Or was Charles de Gaulle right?

The EU’s High Representative for foreign affairs and security policy, baroness Catherine Ashton, as technocratic as her colleague from the European Council, was already spotted at the State Department standing to the right of Hillary Clinton and promising aid to Haiti on behalf of the whole Union. The picture looks idyllic or… It just seems idyllic to an over-optimistic observer who is convinced that what is written on paper can be easily put into practice. This paper optimism has dominated the European political culture for half a century and now has the appearance of an inculcated tenet.

If the European Union’s legal framework is so sophisticated that every aspect of life remains totally under control, why did Greece conceal for such a long time its huge debts and shockingly high deficits, always unscathed? How was it possible for the European institutions not to get a clear idea of what was happening in some EU countries which lived primarily on extensive loans and let their citizens retire earlier than any reasonable person would do, if provided such a possibility? That means that despite the brightness of the picture, carefully framed and proudly displayed to the rest of the world still under the impression, things did not go as smoothly as they were supposed to. It took a long time for the united Europe to recognize its mistakes and finally open whole-hearted discussions on how to redress them. But the house of cards, so tall and at the same time so fragile, had already crumbled, tearing down with abrupt elegance the articles of faith that once crowned the fascinating construction.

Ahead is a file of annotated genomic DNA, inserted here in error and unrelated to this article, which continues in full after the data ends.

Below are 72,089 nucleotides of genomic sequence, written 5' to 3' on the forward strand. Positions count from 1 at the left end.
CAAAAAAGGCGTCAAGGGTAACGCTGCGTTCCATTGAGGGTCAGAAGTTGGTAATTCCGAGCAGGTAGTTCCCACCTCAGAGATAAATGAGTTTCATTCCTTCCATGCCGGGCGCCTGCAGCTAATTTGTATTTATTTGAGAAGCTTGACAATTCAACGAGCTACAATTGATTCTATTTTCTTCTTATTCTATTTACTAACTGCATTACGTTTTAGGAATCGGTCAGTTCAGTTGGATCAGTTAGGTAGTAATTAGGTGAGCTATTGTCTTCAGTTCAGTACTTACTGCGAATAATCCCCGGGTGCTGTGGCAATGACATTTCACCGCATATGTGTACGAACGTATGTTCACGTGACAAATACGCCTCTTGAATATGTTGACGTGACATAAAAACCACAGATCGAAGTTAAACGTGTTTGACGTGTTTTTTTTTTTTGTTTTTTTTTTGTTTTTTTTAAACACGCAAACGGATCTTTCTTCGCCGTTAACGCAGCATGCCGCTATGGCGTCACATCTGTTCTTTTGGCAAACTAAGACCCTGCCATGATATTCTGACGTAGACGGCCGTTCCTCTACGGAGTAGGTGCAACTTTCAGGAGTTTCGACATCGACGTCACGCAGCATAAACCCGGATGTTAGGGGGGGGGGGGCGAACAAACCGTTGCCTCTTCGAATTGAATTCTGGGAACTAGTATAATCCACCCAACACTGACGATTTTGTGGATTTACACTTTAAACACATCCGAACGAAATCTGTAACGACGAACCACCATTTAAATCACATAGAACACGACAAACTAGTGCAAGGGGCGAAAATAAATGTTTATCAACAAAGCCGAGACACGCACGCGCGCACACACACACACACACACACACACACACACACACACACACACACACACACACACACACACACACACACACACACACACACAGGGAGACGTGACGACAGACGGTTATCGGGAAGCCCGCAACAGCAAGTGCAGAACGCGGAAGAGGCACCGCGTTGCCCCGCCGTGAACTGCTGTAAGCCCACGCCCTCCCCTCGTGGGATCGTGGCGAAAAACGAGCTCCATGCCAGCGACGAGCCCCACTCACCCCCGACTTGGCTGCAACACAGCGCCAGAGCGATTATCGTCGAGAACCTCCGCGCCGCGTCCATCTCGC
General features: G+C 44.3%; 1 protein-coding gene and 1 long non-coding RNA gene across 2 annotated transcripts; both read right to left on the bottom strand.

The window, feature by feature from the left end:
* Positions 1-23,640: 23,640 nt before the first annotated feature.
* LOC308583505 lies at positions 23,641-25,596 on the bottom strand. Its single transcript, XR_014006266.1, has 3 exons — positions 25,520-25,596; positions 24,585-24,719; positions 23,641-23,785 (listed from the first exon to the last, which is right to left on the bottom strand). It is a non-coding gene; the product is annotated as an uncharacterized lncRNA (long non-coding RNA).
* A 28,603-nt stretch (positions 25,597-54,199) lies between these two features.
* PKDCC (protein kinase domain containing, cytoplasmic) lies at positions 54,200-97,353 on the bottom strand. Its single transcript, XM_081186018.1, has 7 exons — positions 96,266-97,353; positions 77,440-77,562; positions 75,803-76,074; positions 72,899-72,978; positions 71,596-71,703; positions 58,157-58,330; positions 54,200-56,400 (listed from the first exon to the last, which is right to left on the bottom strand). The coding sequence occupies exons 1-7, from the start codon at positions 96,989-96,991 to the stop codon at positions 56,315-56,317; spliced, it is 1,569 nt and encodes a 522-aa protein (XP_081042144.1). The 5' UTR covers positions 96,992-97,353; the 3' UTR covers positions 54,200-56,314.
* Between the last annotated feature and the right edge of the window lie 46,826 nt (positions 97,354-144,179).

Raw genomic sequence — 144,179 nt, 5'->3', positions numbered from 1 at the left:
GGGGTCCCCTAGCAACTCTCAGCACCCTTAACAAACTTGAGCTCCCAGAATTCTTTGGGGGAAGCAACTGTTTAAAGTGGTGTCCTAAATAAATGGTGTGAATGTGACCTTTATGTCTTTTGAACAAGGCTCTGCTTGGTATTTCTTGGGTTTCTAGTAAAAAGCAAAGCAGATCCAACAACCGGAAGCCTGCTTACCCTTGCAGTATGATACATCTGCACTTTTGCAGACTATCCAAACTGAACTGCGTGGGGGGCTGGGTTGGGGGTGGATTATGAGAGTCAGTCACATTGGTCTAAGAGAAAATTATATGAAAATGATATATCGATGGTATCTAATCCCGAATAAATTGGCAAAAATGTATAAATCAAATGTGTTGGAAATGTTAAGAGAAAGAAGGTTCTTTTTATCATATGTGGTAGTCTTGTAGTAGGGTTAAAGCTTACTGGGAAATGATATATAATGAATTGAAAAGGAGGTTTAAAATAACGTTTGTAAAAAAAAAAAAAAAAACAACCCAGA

What is important to note is that the current crisis cannot be overcome by means of urgent cash inflows claimed by those EU member states who have found themselves all of a sudden in Queer Street. This is the identity crisis that strikes the last – and most vehemently. Since all preceding signals have been light-headedly ignored, the European elite are now confronted with a far more serious task of saving the people who vested their trust in them. But, as recent developments demonstrate, the salvation of Europe from its deep-rooted evils will take more time and, what is rather important, a certain portion of personal and collective courage to steamroll the unpleasant reforms.